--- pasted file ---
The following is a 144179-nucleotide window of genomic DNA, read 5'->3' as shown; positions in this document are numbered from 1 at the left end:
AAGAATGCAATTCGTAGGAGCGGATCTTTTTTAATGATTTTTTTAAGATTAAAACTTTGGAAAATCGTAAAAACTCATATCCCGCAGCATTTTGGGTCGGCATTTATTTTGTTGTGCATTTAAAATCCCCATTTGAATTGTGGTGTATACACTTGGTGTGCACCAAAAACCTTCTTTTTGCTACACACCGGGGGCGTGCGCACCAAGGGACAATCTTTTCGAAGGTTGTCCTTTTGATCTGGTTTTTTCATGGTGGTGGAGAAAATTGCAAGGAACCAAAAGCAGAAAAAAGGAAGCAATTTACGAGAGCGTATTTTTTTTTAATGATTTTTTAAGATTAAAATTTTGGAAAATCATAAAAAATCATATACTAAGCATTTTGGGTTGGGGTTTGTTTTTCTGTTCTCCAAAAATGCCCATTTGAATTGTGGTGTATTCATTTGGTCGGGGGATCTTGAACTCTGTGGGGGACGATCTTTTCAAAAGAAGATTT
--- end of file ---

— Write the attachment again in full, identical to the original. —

The following is a 144179-nucleotide window of genomic DNA, read 5'->3' as shown; positions in this document are numbered from 1 at the left end:
AAGAATGCAATTCGTAGGAGCGGATCTTTTTTAATGATTTTTTTAAGATTAAAACTTTGGAAAATCGTAAAAACTCATATCCCGCAGCATTTTGGGTCGGCATTTATTTTGTTGTGCATTTAAAATCCCCATTTGAATTGTGGTGTATACACTTGGTGTGCACCAAAAACCTTCTTTTTGCTACACACCGGGGGCGTGCGCACCAAGGGACAATCTTTTCGAAGGTTGTCCTTTTGATCTGGTTTTTTCATGGTGGTGGAGAAAATTGCAAGGAACCAAAAGCAGAAAAAAGGAAGCAATTTACGAGAGCGTATTTTTTTTTAATGATTTTTTAAGATTAAAATTTTGGAAAATCATAAAAAATCATATACTAAGCATTTTGGGTTGGGGTTTGTTTTTCTGTTCTCCAAAAATGCCCATTTGAATTGTGGTGTATTCATTTGGTCGGGGGATCTTGAACTCTGTGGGGGACGATCTTTTCAAAAGAAGATTT